The Artists Behind the Zingerman’s Deli Posters

A behind-the-scenes look into Zingerman’s artwork

I’m standing in a bright studio space on the second floor of an older building across from Zingerman’s Delicatessen. Tall windows facing Detroit St. bathe the room in light. To my left is the largest easel I have ever seen, covered with paint spatters and streaks; to my left is a poster in progress draped over a work table. The walls are covered with posters and artwork from Zingerman’s past, the shelves crowded with bottles of paint, brushes, and art supplies.



This is the Zingerman’s Deli sign shop, where all of the artwork used to communicate monthly specials, new products, events, and just about everything else is created. Nick Jaroch is the longest-serving painter in the shop, at seven-and-a-half years. Nick studied painting at Eastern Michigan University while working the Deli sandwich line. One day, while admiring the hand-made artwork at the Deli, he realized that it was all produced in-house. He made some inquiries, and was able to negotiate a work-study program in conjunction with his curriculum at EMU to work part-time in the sign shop. Soon after, the full-time sign painter left, and Nick stepped into the role.


Sign artist Victoria

The shop has two full-time painters, including Nick, and a part-time fill-in person. They produce between 20 and 30 pieces each month. “We make everything for the Deli. Posters, signs, banners – whatever they need,” says Nick. “We originally used a stiff illustration board, but it was pretty expensive and unforgiving if you made a mistake. Now we use Tyvek.” Yep, the same man-made material used by builders as a moisture barrier in new homes; by the U.S. Postal Service for their envelope mailers; and as protective clothing, among a multitude of other uses. Nick says they receive Tyvek in large, 60-inch wide rolls, and cut it to order for signs. It’s perfect for just about every use; long banners, posters, or unusual sign shapes. “It’s durable, water-resistant, doesn’t tear easily, and you can just wipe it clean,” says Nick.


Each full-size poster takes approximately 6-8 hours to complete, rendered in water-based acrylic paints, depending on the illustration complexity. Nick says he often sketches out designs on the Tyvek using chalk, and then fills in with colored pencil prior to painting. “It helps me get it just right.” Sometimes, if an illustration is very complex, or requires a precise reproduction (like a vendor logo) the artists will project an image and trace it. Nick shows me a recent sign featuring the State of Michigan seal as an example.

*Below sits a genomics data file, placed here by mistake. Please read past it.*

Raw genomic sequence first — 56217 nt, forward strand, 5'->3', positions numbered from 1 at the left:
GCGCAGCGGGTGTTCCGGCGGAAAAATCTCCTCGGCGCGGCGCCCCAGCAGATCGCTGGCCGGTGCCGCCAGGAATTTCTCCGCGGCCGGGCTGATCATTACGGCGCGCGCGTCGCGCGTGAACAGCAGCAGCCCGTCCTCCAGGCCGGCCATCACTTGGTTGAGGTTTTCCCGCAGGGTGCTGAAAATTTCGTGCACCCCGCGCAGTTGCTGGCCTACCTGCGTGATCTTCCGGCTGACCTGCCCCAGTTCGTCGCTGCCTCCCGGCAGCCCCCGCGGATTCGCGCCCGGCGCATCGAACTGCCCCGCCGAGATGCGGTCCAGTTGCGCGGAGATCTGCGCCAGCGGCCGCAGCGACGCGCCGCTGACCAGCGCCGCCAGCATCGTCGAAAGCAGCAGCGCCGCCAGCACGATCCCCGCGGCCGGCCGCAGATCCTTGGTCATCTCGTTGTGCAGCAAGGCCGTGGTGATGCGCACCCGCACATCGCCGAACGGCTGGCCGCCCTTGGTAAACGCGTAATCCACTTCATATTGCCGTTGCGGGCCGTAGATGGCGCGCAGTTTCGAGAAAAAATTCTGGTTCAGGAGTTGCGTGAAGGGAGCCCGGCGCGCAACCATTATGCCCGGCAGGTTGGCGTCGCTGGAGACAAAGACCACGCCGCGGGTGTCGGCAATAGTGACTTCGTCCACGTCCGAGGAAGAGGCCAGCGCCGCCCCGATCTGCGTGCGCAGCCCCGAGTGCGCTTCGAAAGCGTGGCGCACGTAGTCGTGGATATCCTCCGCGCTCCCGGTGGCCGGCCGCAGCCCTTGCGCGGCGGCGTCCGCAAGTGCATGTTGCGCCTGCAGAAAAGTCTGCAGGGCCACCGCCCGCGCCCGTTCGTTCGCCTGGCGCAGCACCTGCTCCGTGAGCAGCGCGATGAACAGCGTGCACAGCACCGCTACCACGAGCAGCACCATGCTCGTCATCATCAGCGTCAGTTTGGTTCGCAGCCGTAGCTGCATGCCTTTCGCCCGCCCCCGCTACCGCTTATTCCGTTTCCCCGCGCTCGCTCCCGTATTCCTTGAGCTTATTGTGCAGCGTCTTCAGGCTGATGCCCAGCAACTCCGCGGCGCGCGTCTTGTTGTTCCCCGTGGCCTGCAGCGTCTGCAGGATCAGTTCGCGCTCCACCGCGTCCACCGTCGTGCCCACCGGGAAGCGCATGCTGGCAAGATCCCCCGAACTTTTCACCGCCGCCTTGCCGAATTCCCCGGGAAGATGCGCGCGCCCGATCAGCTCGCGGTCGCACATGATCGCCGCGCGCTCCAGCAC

When I ask Nick what inspires him, he cites the influence of long-time Zingerman’s artists, Ian Nagy and Ryan Stiner (25 years, and 10 years of service, respectively). “Zingerman’s has a distinctive look and feel, due in large part to Ian and Ryan. When I started, I basically tried to do what they were doing with illustration. As time went on, I got the style down and I’m able to create artwork that matches their style – the Zingerman’s style.” Nick also says he’s a big fan of the traditional, hand-painted signs prevalent throughout most of the 20th century. “It was an art,” he says. “And it pretty much faded away in the later part of the century with the advent of the vinyl plotter,” a quick, inexpensive method that eliminated the need for experienced sign painters. “Something important was lost with the end of hand-painted signs.” He shows me a book, Sign Painters, by Faythe Levine and Sam Macon. The forward was written by well-known pop artist and Andy Warhol contemporary, Ed Ruscha, which is a testament to the widespread appeal of this lost art. “People connect with hand-drawn elements on a sign,” says Nick. He feels that it appeals to people on a very basic level, and that they respond positively.

And they do. Nick says the sign shop also receives special requests from Zingerman’s guests for custom posters. “We do posters for vendors, or Deli special events, but we also create special posters and banners for guest events like weddings, and parties. And we get requests from people who want to commemorate something, such as their time at the University, or an engagement, or just a special day.” Nick says he’s flattered that people would choose his art to remember a special moment. But the special requests are not the only way someone can own a piece of Zingerman’s. The Deli also offers a wide assortment of signs that once hung in the Deli for sale through their website.*



“I hope people enjoy our posters, says Nick. “This is something that makes Zingerman’s special and unique. We’re happy when someone buys a poster and wants to hang it in their house. That’s a pretty big honor.” When I ask him how he feels about his time at the Deli sign shop, he tells me, “As an artist, I am incredibly grateful. It’s a really fun environment, with great people and incredible food. That’s why I’ve been here so long. It’s just a very enjoyable job for me.”


Sign artist Nick

*Note: Our entire archive of hand-painted posters is currently on sale. Get $50 off until July 23, 2017. Use code ARTFAIR at checkout. See the collection here.